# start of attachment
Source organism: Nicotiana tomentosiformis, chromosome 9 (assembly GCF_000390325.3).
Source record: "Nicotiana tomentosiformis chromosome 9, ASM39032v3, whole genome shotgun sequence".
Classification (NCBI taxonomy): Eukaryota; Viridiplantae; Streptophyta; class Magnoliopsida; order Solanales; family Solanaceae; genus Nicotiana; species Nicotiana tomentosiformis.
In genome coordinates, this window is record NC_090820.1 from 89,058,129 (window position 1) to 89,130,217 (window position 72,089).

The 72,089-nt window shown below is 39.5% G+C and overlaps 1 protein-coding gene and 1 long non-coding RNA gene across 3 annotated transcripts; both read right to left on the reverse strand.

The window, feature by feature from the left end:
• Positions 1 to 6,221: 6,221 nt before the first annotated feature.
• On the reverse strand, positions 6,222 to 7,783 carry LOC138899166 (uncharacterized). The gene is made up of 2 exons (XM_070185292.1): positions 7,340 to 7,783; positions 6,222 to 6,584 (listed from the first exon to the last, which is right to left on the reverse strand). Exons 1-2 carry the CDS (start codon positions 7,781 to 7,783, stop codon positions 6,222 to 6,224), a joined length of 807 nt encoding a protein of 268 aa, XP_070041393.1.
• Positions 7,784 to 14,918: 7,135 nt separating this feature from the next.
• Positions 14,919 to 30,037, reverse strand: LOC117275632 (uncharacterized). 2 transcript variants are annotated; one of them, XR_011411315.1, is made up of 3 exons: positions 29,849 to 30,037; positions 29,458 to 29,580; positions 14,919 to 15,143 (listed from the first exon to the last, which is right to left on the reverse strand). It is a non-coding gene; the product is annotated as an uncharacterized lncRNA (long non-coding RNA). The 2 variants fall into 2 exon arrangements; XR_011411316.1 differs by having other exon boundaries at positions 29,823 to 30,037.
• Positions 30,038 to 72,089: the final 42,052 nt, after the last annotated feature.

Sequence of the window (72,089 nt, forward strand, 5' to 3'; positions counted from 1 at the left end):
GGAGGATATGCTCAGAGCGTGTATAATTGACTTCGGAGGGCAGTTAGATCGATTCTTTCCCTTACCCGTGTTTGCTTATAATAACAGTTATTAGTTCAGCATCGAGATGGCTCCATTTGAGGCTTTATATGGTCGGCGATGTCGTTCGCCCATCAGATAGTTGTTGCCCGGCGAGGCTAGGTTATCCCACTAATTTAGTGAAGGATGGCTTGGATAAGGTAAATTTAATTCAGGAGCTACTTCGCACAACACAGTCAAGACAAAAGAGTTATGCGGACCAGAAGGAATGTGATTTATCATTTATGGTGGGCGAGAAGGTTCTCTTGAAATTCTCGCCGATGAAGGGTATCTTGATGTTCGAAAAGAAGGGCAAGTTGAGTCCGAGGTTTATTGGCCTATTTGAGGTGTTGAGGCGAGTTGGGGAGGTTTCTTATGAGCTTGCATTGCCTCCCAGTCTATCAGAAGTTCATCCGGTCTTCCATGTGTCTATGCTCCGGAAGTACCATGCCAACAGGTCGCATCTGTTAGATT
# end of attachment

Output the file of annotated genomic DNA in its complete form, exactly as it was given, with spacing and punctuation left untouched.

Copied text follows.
Source organism: Nicotiana tomentosiformis, chromosome 9 (assembly GCF_000390325.3).
Source record: "Nicotiana tomentosiformis chromosome 9, ASM39032v3, whole genome shotgun sequence".
Classification (NCBI taxonomy): Eukaryota; Viridiplantae; Streptophyta; class Magnoliopsida; order Solanales; family Solanaceae; genus Nicotiana; species Nicotiana tomentosiformis.
In genome coordinates, this window is record NC_090820.1 from 89,058,129 (window position 1) to 89,130,217 (window position 72,089).

The 72,089-nt window shown below is 39.5% G+C and overlaps 1 protein-coding gene and 1 long non-coding RNA gene across 3 annotated transcripts; both read right to left on the reverse strand.

The window, feature by feature from the left end:
• Positions 1 to 6,221: 6,221 nt before the first annotated feature.
• On the reverse strand, positions 6,222 to 7,783 carry LOC138899166 (uncharacterized). The gene is made up of 2 exons (XM_070185292.1): positions 7,340 to 7,783; positions 6,222 to 6,584 (listed from the first exon to the last, which is right to left on the reverse strand). Exons 1-2 carry the CDS (start codon positions 7,781 to 7,783, stop codon positions 6,222 to 6,224), a joined length of 807 nt encoding a protein of 268 aa, XP_070041393.1.
• Positions 7,784 to 14,918: 7,135 nt separating this feature from the next.
• Positions 14,919 to 30,037, reverse strand: LOC117275632 (uncharacterized). 2 transcript variants are annotated; one of them, XR_011411315.1, is made up of 3 exons: positions 29,849 to 30,037; positions 29,458 to 29,580; positions 14,919 to 15,143 (listed from the first exon to the last, which is right to left on the reverse strand). It is a non-coding gene; the product is annotated as an uncharacterized lncRNA (long non-coding RNA). The 2 variants fall into 2 exon arrangements; XR_011411316.1 differs by having other exon boundaries at positions 29,823 to 30,037.
• Positions 30,038 to 72,089: the final 42,052 nt, after the last annotated feature.

Sequence of the window (72,089 nt, forward strand, 5' to 3'; positions counted from 1 at the left end):
GGAGGATATGCTCAGAGCGTGTATAATTGACTTCGGAGGGCAGTTAGATCGATTCTTTCCCTTACCCGTGTTTGCTTATAATAACAGTTATTAGTTCAGCATCGAGATGGCTCCATTTGAGGCTTTATATGGTCGGCGATGTCGTTCGCCCATCAGATAGTTGTTGCCCGGCGAGGCTAGGTTATCCCACTAATTTAGTGAAGGATGGCTTGGATAAGGTAAATTTAATTCAGGAGCTACTTCGCACAACACAGTCAAGACAAAAGAGTTATGCGGACCAGAAGGAATGTGATTTATCATTTATGGTGGGCGAGAAGGTTCTCTTGAAATTCTCGCCGATGAAGGGTATCTTGATGTTCGAAAAGAAGGGCAAGTTGAGTCCGAGGTTTATTGGCCTATTTGAGGTGTTGAGGCGAGTTGGGGAGGTTTCTTATGAGCTTGCATTGCCTCCCAGTCTATCAGAAGTTCATCCGGTCTTCCATGTGTCTATGCTCCGGAAGTACCATGCCAACAGGTCGCATCTGTTAGATT